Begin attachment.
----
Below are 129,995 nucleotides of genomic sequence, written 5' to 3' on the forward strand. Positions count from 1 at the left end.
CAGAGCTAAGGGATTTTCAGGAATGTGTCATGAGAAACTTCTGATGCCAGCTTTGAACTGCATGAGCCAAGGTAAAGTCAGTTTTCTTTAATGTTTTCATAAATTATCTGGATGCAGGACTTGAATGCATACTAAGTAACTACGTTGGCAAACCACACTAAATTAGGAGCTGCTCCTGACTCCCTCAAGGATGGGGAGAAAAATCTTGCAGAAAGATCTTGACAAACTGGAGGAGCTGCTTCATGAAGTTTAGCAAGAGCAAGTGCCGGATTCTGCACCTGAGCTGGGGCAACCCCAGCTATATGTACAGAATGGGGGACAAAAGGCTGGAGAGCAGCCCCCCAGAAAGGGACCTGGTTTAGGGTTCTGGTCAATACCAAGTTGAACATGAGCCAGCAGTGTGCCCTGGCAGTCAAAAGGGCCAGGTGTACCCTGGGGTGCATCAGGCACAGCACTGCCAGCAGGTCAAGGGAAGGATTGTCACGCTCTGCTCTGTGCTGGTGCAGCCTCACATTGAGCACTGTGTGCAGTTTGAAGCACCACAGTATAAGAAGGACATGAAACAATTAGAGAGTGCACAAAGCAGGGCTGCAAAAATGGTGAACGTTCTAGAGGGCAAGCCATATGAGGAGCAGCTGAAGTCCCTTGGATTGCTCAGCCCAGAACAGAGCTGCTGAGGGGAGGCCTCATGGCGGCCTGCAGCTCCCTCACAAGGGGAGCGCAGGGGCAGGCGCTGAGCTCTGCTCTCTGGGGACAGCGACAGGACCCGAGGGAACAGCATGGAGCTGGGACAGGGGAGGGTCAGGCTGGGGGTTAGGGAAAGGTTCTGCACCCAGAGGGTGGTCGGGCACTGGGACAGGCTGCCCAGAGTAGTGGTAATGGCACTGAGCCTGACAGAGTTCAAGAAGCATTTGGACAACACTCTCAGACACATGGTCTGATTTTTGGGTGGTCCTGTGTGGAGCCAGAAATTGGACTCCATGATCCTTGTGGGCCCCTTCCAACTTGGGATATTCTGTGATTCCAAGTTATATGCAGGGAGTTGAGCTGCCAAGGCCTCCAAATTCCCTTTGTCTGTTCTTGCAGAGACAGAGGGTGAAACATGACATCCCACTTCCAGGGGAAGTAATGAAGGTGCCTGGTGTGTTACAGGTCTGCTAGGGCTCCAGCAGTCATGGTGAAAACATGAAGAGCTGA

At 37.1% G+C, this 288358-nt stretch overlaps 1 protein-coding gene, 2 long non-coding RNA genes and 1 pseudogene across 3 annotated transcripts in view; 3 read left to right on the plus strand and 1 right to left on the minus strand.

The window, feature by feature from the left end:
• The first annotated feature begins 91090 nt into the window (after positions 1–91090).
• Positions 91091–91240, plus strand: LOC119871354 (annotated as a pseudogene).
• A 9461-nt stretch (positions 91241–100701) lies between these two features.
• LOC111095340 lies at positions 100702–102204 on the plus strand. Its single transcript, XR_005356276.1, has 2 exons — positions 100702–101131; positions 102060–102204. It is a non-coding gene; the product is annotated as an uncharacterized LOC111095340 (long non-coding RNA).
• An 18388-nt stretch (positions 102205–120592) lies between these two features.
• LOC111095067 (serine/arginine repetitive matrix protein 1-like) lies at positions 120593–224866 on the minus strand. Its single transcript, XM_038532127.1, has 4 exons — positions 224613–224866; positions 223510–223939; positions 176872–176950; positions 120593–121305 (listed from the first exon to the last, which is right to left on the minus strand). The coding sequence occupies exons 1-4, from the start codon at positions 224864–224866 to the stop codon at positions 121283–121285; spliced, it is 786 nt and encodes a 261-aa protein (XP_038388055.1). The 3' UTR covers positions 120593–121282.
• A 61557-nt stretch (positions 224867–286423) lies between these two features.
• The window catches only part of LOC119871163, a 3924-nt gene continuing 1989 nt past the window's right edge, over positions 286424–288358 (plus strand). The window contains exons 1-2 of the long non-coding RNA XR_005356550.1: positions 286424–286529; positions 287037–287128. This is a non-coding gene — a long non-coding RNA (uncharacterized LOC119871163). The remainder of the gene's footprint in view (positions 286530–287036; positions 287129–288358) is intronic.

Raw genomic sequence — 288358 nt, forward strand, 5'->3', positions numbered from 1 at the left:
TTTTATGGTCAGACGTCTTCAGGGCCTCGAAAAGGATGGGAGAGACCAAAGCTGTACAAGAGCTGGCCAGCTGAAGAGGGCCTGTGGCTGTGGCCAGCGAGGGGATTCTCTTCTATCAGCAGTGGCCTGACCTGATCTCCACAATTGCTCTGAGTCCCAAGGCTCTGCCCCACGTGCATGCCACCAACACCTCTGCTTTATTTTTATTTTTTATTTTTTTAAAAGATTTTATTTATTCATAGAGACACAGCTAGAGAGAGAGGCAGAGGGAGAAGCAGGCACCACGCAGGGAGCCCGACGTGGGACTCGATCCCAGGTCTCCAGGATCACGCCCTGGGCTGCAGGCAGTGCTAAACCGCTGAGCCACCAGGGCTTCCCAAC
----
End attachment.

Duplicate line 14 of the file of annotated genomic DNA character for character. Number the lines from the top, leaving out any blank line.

TTTTATGGTCAGACGTCTTCAGGGCCTCGAAAAGGATGGGAGAGACCAAAGCTGTACAAGAGCTGGCCAGCTGAAGAGGGCCTGTGGCTGTGGCCAGCGAGGGGATTCTCTTCTATCAGCAGTGGCCTGACCTGATCTCCACAATTGCTCTGAGTCCCAAGGCTCTGCCCCACGTGCATGCCACCAACACCTCTGCTTTATTTTTATTTTTTATTTTTTTAAAAGATTTTATTTATTCATAGAGACACAGCTAGAGAGAGAGGCAGAGGGAGAAGCAGGCACCACGCAGGGAGCCCGACGTGGGACTCGATCCCAGGTCTCCAGGATCACGCCCTGGGCTGCAGGCAGTGCTAAACCGCTGAGCCACCAGGGCTTCCCAAC